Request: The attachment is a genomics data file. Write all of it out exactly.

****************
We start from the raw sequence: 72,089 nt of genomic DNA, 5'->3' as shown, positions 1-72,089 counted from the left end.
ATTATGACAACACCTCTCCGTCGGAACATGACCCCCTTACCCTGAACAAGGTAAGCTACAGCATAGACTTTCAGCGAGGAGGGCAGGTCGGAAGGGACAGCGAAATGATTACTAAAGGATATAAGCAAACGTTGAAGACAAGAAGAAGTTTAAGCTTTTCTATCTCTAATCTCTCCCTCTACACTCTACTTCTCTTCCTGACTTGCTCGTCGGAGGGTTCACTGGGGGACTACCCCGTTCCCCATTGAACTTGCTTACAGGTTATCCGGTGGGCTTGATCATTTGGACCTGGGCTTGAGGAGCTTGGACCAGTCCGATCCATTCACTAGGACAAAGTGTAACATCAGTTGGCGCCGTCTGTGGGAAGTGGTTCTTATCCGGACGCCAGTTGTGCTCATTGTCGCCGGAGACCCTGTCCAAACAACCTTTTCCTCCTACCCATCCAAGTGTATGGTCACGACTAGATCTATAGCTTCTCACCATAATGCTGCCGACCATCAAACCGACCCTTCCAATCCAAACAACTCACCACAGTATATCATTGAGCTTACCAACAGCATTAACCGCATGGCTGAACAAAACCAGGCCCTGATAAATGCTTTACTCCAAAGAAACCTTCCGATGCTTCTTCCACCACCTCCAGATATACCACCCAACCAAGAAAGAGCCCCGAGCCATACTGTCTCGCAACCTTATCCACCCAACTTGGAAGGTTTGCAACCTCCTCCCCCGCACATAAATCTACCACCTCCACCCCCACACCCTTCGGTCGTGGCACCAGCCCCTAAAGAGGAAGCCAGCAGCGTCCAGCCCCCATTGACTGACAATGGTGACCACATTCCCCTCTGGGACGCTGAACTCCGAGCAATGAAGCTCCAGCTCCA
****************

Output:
We start from the raw sequence: 72,089 nt of genomic DNA, 5'->3' as shown, positions 1-72,089 counted from the left end.
ATTATGACAACACCTCTCCGTCGGAACATGACCCCCTTACCCTGAACAAGGTAAGCTACAGCATAGACTTTCAGCGAGGAGGGCAGGTCGGAAGGGACAGCGAAATGATTACTAAAGGATATAAGCAAACGTTGAAGACAAGAAGAAGTTTAAGCTTTTCTATCTCTAATCTCTCCCTCTACACTCTACTTCTCTTCCTGACTTGCTCGTCGGAGGGTTCACTGGGGGACTACCCCGTTCCCCATTGAACTTGCTTACAGGTTATCCGGTGGGCTTGATCATTTGGACCTGGGCTTGAGGAGCTTGGACCAGTCCGATCCATTCACTAGGACAAAGTGTAACATCAGTTGGCGCCGTCTGTGGGAAGTGGTTCTTATCCGGACGCCAGTTGTGCTCATTGTCGCCGGAGACCCTGTCCAAACAACCTTTTCCTCCTACCCATCCAAGTGTATGGTCACGACTAGATCTATAGCTTCTCACCATAATGCTGCCGACCATCAAACCGACCCTTCCAATCCAAACAACTCACCACAGTATATCATTGAGCTTACCAACAGCATTAACCGCATGGCTGAACAAAACCAGGCCCTGATAAATGCTTTACTCCAAAGAAACCTTCCGATGCTTCTTCCACCACCTCCAGATATACCACCCAACCAAGAAAGAGCCCCGAGCCATACTGTCTCGCAACCTTATCCACCCAACTTGGAAGGTTTGCAACCTCCTCCCCCGCACATAAATCTACCACCTCCACCCCCACACCCTTCGGTCGTGGCACCAGCCCCTAAAGAGGAAGCCAGCAGCGTCCAGCCCCCATTGACTGACAATGGTGACCACATTCCCCTCTGGGACGCTGAACTCCGAGCAATGAAGCTCCAGCTCCA